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NT: You had a starring role in Little Buddha. Have you had much reaction from the nonrock public?
Isaak: Yeah. They say mostly nice things. Most of the people that would see that kind of film, you know, they're the kind of people that would actually read Reader's Digest, you know? They're the reading public.
NT: But Reader's Digest isn't exactly heavyweight material.
Isaak: Hey, I didn't say they were intellectuals. But they read the whole digest. Like, "I Am Joe's Colon," remember that series? "I Am Joe's Testes," "I Am Joe's" whatever it was. It was a whole series--probably some old lady collected em all--it'd be a whole seven-page story about What I Do. "I am Joe's saliva gland, I produce mucus."
Isaak: It was a real trip for me cause I don't go to these things much, and you see all these women with cleavage and sequined dresses, and these guys in tuxedos, and to me it's kind of exciting. They have big trays of food and shrimp and you can eat all you want, so, being a musician, I gravitate over there and talk out of one side of my mouth and throw em in the other.
NT: But surely, at this stage of your career, you can have all the shrimp and cleavage you want at the snap of your fingers.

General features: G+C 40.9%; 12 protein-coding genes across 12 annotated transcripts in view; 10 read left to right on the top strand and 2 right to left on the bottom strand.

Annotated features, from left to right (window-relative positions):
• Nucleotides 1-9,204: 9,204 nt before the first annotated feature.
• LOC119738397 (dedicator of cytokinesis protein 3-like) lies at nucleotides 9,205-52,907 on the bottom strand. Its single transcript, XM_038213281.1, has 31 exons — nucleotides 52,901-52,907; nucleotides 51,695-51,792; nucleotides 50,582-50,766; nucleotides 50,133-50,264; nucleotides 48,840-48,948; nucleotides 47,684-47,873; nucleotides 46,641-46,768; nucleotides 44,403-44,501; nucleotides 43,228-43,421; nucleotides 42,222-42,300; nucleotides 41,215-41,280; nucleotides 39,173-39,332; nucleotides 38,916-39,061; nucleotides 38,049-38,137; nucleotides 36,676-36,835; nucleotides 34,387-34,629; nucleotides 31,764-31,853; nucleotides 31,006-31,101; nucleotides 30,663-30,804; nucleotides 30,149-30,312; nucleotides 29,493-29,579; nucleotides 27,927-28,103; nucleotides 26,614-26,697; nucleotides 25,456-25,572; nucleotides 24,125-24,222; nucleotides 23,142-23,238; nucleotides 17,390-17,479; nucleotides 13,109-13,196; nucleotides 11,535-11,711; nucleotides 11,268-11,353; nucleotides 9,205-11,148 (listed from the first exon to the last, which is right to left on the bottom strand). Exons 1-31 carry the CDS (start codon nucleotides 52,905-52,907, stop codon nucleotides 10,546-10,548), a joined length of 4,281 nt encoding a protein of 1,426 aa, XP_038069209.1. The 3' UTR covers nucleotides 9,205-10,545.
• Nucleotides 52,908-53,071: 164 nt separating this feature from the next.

Isaak: [Snaps fingers.] Nope . . .
NT: What's it like doing Letterman? Isaak: I actually like Letterman's show; I watch it once in a while because I think he's funny. And, to me, it's like I get to peek backstage and see how it works and I still have no idea what makes David Letterman tick. When you were on the Carson show, between commercials he'd sit there and tap his pencil and be looking off like, "I don't really want to talk with people because I've done this a million years." Very calm and together. Letterman seems like he's thinking ahead, very focused, and you feel like you'd distract him if you talk to him. But it doesn't matter, every time I'm on his show, I say something like, "When are you going to have Pete Barbutti on?" He was like a Las Vegas jazz comedian. Letterman just looks at me like, "What?"
NT: What does he say when he leans over as they go to a commercial?
Isaak: Well, last time he said something that I don't understand. I was sitting there and my drummer was offstage--we'd just played--and he says, "You've got a good-looking drummer. He's a handsome man." I thought, "Okay. Thank you."
NT: You have that mirrored suit, and other stage clothes made out of garish upholstery; you seem to rely on a more traditional show-biz ethic than a lot of contemporary musicians.
Isaak: Early on, a musician who's a lot older and wiser than me said, "When you go onstage, never go on looking like the audience." And I thought that's some of the best advice you could get. You do wanna act like you're cool and casual, but it's better to kind of admit to people, "Yes, I'm here to entertain, it's my job and you're supposed to be looking up here." Somebody gave me good advice for boxing one time, but I use it for music, too. It was, "Hit em hard in the head." That's it, you know? Hit em hard in the head.